In-app Bidding, Monetization

MAX Bidding: What the shift to in-app bidding means for monetization

MAX: In-app bidding vs. Waterfall

In-app advertising is expected to generate nearly $353 billion in 2024, comprising over 40% of all digital advertising revenue. That growth is expected to continue at a rate of over 9% year over year through 2027. Considering that smartphones have been part of our lives for less than two decades, that’s impressive.

As the mobile industry matures, it also gets more sophisticated and more efficient. Improved technologies, like in-app bidding (also known as header bidding on the web), mean better monetization opportunities for both advertisers and publishers.

MAX has always been at the forefront of in-app bidding, championing a transparent and competitive environment. That said, we know that there will be questions during this transition. So, here’s an in-depth explanation of what this change from waterfall to in-app bidding means for your app business, helping you understand the benefits. 

In-app bidding: More efficient than waterfall – and more beneficial waterfall mediation

The waterfall model that used to be prevalent across the industry short-changed both advertisers and publishers. Because advertisers were ranked based on their past performance rather than current data, all interested advertisers were not always able to compete for inventory. Because the highest-bidding advertisers didn’t necessarily win the auction, publishers were missing out on potential revenue.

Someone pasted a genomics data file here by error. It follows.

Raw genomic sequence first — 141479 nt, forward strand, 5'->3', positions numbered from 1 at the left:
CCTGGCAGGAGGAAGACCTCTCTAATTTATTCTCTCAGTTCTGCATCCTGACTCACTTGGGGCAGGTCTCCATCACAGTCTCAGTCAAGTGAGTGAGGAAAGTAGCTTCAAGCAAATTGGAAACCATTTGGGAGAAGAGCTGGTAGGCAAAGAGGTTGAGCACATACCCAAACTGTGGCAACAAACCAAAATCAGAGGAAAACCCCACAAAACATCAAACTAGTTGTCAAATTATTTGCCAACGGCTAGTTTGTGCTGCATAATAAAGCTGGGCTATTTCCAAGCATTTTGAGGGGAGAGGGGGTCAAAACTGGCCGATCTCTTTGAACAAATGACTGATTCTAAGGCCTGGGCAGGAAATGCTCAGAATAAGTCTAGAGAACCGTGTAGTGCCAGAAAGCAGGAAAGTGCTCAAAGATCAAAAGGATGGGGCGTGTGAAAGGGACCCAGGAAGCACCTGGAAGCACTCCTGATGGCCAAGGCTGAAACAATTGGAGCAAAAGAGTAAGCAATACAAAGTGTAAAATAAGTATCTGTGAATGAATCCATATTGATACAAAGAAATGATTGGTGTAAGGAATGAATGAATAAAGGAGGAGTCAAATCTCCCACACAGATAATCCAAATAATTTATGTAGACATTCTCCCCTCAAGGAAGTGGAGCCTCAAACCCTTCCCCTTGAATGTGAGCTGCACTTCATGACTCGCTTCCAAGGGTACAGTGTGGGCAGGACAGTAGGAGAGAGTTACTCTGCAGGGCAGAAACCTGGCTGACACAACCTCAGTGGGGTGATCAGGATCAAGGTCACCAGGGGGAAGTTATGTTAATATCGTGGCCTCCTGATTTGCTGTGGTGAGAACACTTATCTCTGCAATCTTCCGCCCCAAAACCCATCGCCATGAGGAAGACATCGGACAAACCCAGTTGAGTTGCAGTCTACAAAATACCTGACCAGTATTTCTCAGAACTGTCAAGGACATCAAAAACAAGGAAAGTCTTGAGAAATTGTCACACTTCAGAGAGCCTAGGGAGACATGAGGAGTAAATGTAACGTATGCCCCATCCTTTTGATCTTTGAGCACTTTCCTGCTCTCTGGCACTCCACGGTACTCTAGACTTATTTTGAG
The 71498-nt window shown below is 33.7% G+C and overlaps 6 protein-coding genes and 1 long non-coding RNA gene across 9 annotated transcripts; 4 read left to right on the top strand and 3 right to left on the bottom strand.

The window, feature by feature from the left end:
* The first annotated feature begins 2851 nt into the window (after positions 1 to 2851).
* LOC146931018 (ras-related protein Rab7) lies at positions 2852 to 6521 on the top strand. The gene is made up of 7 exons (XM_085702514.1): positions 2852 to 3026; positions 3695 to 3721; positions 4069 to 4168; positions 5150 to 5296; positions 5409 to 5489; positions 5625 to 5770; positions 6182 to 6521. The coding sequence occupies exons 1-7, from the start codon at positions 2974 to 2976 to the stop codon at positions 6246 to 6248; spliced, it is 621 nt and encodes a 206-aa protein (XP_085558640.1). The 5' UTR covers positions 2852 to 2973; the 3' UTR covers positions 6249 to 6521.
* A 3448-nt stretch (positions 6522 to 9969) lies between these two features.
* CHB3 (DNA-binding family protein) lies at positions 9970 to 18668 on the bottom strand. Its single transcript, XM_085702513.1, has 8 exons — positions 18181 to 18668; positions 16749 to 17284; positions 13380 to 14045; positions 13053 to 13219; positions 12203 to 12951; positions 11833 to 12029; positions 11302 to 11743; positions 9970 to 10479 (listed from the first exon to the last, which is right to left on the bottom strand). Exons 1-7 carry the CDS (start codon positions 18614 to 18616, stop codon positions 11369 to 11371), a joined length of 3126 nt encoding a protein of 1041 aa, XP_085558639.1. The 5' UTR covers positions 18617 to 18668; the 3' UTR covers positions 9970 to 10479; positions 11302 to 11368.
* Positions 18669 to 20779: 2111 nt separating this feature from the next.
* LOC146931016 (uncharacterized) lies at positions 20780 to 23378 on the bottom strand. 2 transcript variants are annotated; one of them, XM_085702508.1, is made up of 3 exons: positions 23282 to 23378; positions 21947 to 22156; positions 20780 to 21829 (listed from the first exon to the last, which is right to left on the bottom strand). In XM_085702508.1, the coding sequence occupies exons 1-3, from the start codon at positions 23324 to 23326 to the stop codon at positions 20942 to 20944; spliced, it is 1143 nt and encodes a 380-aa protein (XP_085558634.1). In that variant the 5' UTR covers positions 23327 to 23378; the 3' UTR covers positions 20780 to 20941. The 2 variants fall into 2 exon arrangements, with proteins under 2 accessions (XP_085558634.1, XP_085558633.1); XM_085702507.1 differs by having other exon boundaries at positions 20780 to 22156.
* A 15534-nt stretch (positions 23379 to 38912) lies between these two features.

With real-time bidding, not only do all advertisers have the opportunity to win the auction, but the one who wants the impression the most—aka, the highest bidder—always wins. So all advertisers have a fair shot, and the publisher earns a higher eCPM. Since the industry has embraced real-time bidding, publishers have reported an increase of 60% in overall app revenue.

Transitioning from waterfall to in-app bidding does require an initial investment in time and resources, particularly as publishers test for incrementality and adjust to the new system. However, the mid-to-long-term benefits outweigh these initial costs.

A bidder-only stack contributes to waterfall competitiveness 

A bidder-only stack with competitive networks increases the bid density and introduces incremental demand that drives higher revenue for each impression opportunity. This diversity is crucial because not all buyers target the same impressions or users. Including brand demand, along with performance, creates a well-balanced auction that will maximize the monetization opportunities across all ad formats, geos, and types of users. 

In the months ahead, we plan to integrate additional network partners on our MAX. This expansion is designed to further increase competition among bidders, which ultimately benefits publishers with higher yields. 

Our commitment to enriching the bidder landscape underscores our dedication to amplifying revenue opportunities for publishers while maintaining a fair and efficient bidding process for buyers